Alonso Floriano, F. J., Snellen, I. A. G., Czesla, S., Bauer, F. F., Salz, M., Lampon, M., Lara, L. M., Nagel, E., López Puertas, M., Nortmann, L., Sánchez López, A., Sánz Forcada, J., Caballero, J. A., Reiners, A., Ribas, I., Quirrenbach, A., Amado, P. J., Aceituno, J., Anglada Escude, G., Bejar, V. J. S., Brinkmoller, M., Hatzes, A. P., Henning, T., Kaminski, A., Kurster, M., Labarga, F., Montes, D., Palle, E., Schmitt, J. H. M. M., Osorio, M. R. Z. 2019. He I lambda 10 830 angstrom in the transmission spectrum of HD 209458 b. Astronomy and Astrophysics 629 DOI: 10.1051/0004-6361/201935979
Recently, the He I triplet at 10 830 angstrom was rediscovered as an excellent probe of the extended and possibly evaporating atmospheres of close-in transiting planets. This has already resulted in detections of this triplet in the atmospheres of a handful of planets, both from space and from the ground. However, while a strong signal is expected for the hot Jupiter HD 209458 b, only upper limits have been obtained so far.
Aims. Our goal is to measure the helium excess absorption from HD 209458 b and assess the extended atmosphere of the planet and possible evaporation.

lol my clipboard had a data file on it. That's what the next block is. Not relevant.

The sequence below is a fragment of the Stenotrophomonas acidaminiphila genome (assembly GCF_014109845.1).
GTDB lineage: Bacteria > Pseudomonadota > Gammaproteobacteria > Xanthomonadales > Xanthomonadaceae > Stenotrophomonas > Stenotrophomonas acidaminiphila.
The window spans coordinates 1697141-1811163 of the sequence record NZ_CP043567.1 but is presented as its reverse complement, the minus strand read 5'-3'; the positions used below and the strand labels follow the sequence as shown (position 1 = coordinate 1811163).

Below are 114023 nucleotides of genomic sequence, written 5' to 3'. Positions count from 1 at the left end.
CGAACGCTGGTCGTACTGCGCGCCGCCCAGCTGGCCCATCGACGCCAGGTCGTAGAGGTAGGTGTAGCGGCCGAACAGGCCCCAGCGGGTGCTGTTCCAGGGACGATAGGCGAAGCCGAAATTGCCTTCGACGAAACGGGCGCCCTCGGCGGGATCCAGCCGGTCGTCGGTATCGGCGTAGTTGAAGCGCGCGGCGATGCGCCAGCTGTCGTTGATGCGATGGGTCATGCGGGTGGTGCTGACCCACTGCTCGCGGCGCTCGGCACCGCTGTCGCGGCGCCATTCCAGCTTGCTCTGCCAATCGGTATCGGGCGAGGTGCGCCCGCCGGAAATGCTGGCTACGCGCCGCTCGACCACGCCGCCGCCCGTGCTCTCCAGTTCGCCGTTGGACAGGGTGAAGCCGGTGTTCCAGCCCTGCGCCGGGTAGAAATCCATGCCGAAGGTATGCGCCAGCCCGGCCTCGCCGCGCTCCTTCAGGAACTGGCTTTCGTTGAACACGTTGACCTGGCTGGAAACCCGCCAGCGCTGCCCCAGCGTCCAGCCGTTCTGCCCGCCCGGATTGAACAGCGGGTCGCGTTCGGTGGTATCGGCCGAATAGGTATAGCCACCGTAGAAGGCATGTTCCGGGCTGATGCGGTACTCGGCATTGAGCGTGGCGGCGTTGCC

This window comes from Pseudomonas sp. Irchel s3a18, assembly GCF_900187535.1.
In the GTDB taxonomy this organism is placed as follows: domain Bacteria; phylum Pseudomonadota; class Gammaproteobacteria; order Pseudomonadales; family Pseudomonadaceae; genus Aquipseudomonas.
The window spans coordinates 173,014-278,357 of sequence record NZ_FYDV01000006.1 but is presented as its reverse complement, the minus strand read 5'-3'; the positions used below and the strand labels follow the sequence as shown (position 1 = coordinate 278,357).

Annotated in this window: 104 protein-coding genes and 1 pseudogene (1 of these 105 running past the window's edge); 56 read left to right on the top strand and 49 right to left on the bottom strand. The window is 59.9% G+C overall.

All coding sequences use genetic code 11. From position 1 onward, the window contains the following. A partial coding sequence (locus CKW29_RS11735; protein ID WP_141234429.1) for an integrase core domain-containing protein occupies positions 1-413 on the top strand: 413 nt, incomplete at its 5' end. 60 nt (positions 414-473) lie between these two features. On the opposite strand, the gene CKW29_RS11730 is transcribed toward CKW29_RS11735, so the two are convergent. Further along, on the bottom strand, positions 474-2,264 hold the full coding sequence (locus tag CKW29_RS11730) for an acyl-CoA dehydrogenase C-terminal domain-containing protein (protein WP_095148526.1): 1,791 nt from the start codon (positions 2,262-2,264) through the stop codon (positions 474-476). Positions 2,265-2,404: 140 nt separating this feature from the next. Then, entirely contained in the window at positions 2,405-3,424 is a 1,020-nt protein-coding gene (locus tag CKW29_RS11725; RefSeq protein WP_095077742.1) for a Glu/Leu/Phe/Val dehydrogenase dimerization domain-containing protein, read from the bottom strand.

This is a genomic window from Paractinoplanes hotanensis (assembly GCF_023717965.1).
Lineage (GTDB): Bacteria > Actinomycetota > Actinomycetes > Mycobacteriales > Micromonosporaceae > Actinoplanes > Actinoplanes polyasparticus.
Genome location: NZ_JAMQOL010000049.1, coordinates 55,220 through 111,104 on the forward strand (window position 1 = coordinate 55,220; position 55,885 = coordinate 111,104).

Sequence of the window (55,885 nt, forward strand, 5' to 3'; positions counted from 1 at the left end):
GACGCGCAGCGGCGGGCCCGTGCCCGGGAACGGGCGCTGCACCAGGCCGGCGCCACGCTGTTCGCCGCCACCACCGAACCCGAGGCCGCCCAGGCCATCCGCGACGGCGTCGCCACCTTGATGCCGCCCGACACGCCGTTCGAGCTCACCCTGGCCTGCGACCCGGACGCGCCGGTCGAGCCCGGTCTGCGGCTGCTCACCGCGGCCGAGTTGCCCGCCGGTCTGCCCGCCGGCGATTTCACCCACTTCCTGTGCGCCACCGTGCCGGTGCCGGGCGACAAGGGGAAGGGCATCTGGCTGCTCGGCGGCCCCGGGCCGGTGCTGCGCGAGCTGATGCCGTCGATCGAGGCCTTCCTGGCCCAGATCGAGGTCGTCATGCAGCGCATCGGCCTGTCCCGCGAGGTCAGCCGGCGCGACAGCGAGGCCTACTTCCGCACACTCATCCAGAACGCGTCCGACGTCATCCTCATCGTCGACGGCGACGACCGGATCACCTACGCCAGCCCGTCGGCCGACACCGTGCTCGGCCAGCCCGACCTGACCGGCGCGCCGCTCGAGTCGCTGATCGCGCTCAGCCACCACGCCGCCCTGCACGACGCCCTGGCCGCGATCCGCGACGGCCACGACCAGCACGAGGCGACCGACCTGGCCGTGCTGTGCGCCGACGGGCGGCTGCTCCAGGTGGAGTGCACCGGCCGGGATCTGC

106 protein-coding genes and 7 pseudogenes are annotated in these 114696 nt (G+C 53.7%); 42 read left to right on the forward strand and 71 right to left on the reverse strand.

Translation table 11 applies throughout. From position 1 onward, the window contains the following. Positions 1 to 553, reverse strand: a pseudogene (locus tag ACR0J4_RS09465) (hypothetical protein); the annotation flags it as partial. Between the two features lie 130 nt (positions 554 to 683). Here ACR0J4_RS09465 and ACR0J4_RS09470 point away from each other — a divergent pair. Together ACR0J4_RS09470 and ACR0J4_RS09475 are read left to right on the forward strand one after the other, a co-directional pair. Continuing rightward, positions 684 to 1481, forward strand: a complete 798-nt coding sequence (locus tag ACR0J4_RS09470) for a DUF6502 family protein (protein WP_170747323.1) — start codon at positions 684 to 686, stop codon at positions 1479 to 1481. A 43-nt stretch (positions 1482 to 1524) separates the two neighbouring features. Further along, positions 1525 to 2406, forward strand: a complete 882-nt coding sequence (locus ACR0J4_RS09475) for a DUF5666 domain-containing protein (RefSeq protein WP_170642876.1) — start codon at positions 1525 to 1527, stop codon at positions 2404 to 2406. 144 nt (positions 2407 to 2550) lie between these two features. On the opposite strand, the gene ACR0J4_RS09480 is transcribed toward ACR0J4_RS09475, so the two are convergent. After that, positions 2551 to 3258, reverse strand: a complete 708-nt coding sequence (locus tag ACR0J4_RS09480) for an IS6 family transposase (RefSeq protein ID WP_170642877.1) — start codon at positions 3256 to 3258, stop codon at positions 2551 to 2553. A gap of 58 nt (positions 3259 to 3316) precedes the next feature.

Methods. We obtained new high-resolution spectral transit time-series of HD 209458 b using CARMENES at the 3.5 m Calar Alto telescope, targeting the He I triplet at 10 830 angstrom at a spectral resolving power of 80 400. The observed spectra were corrected for stellar absorption lines using out-of-transit data, for telluric absorption using the MOLECFIT software, and for the sky emission lines using simultaneous sky measurements through a second fibre.
Results. We detect He I absorption at a level of 0.91 +/- 0.10% (9 sigma) at mid-transit. The absorption follows the radial velocity change of the planet during transit, unambiguously identifying the planet as the source of the absorption. The core of the absorption exhibits a net blueshift of 1.8 +/- 1.3 km s(-1). Possible low-level excess absorption is seen further blueward from the main absorption near the centre of the transit, which could be caused by an extended tail. However, this needs to be confirmed.
Conclusions. Our results further support a close relation between the strength of planetary absorption in the helium triplet lines and the level of ionising, stellar X-ray, and extreme-UV irradiation.